(Bloomberg) — Banks globally are finding there are fewer corporate acquisitions to finance now, forcing lenders to focus on a less lucrative business: giving loans to corporations looking to cover rising expenses amid high inflation.
The value of global acquisitions has dropped about 29% compared with the same time a year ago, according to data compiled by Bloomberg, amid widespread market volatility that’s left firms dealing with soaring interest rates. That’s led to a drop in new business for banks arranging high-grade loans backing deals, with a 55% slump in the US year-to-date compared with the same period in 2021 and a similar plunge in Europe.
It adds to a worrying picture for lenders, with Citigroup Inc. recently warning that the dealmaking slowdown is here to stay. Although banks are replacing some of the lost business by arranging funding to cover companies’ surging expenditures as input costs rise, that type of transaction is far less profitable than arranging loans backing what are often huge M&A deals.
“The lack of M&A-driven loan transactions will have a profound impact on the lending businesses of banks and debt funds, said Alexander Schilling, who advises on loans as a partner at law firm Noerr. “Due to their bigger size and higher margin compared to general corporate lending transactions, M&A-driven loans are substantial for the profitability of a bank’s lending business.”
The hit to banks’ investment-grade businesses comes as their leveraged-loan desks struggle with losses from committed buyout financings they’ve had to sell at discounts or keep on their balance sheets. That’s because investor appetite for riskier credits has waned as the prospect of an economic recession grows.
The US has watched risk appetite disintegrate from markets as big deals failed to meet expected demand. Banks realized roughly $600 million of losses after offloading financing commitments for the buyout of Citrix Systems Inc. Wall Street firms are set to fund the debt for the leveraged buyout of Nielsen Holdings themselves. A group led by Bank of America Corp. and Barclays Plc had to scrap a $3.9 billion debt sale for the buyout of an Apollo Global Management Inc.-backed telecom business called Brightspeed.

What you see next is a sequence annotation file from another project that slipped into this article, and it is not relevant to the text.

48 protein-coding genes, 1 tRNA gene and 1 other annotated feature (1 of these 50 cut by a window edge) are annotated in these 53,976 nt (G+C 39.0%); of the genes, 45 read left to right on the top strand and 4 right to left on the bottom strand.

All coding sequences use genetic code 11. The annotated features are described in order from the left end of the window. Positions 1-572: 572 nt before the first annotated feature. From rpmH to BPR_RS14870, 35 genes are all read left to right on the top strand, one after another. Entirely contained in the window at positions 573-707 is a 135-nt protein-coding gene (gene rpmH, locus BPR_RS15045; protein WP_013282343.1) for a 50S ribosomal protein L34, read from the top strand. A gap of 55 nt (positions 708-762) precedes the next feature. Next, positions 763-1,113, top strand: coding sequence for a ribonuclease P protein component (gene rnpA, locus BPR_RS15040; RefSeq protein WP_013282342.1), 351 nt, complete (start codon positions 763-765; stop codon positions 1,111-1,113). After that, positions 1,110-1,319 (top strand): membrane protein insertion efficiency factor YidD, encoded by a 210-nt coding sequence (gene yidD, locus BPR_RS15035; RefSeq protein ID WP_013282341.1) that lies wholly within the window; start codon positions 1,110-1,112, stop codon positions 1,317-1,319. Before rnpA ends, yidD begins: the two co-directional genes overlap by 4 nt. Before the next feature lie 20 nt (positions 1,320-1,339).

Investment-grade loan sales aren’t completely quiet though, with squeezed companies seeking additional funds to cover surging expenditures. Commodities trading houses and power-producing companies have been racking up extra debt amid soaring energy prices. Meanwhile, Axpo Holding AG, Mercuria Energy Group Ltd., and Trafigura Group have all added additional loans this year.
“The gap from missing M&A-driven finance is filled mostly by complementary liquidity requirements coming from the industry, in order to deal with higher procurement prices,” said Reinhard Haas, head of syndicated finance at Commerzbank AG. “Especially in the energy sector and from commodity traders, we see an enhanced demand that translates into new transactions.”
In the US, there are still acquisition loans being made, albeit less infrequently. Oracle Corp. opted to borrow additional funds from a term loan to refinance the bridge loan it borrowed to pay for its acquisition of Cerner Corp. instead of replacing it with a new investment grade bond. Whirlpool Corp. also raised a $2.5 billion term loan in September.
“Stability and visibility” in the economy, and “Recovery in equity and bonds markets may help the M&A market recover,” according to Lucie Campos Caresmel, head of EMEA corporate loan distribution with Credit Agricole Corporate & Investment Bank.
Elsewhere in credit markets:
Three borrowers that were looking to sell bonds in the US investment-grade primary market on Tuesday stood down.
- Banks revised the debt structure and formally sweetened pricing on the $2.25 billion debt offering for Latam Airlines Group SA after they struggled to find buyers for the company’s bankruptcy exit financing
- Bob Michele, the outspoken chief investment officer of JP Morgan Asset Management, has a warning: the relentless dollar could forge a path to the next market upheaval
- Bang Energy, the energy drink maker beset by lawsuits, filed for Chapter 11 protection in Florida on Monday with plans to revamp its distribution model
- In the IG market, corporate bond sales are becoming tougher to predict amid a spike in volatility, leading dealers to overestimate volume in four of the last nine months, according to data compiled by Bloomberg
Germany and the European Union led the action in Europe’s primary market on Tuesday, as seven high-grade borrowers priced almost €20 billion worth of bonds.
- The EU raised €11 billion from a tap of existing notes alongside a new 20-year offering
- Swedish power firm Vattenfall AB sold a three-part deal comprising fixed and floating notes in its first syndicated offering in the currency since June 2021, according to data compiled by Bloomberg
- The corporate hybrid bond market may be headed for a higher run rate of missed first-calls in the near future, with Aroundtown, EDF, Naturgy and Balder all potential hazards in the next six months, according to Bloomberg Intelligence analysis
A lone issuer braved the global bond market rout with an offer to raise dollars on Tuesday. Oriental Capital is tapping its 7% 2025 bond, according to a person familiar with the matter.
- Demand for new dollar bonds issued by borrowers in Asia excluding Japan rose in September despite an intensifying global bond rout. Orders for such offerings were 4.41 times their issuance size, up from 3.43 times in August and the highest since June, according to Bloomberg-compiled data of available deal statistics
- Moody’s has withdrawn Kaisa Group Holdings Ltd and Evergrande’s Ca corporate family ratings, it said in separate statements. It removed Evergrande’s due to “insufficient or otherwise inadequate information to support the maintenance of the ratings”
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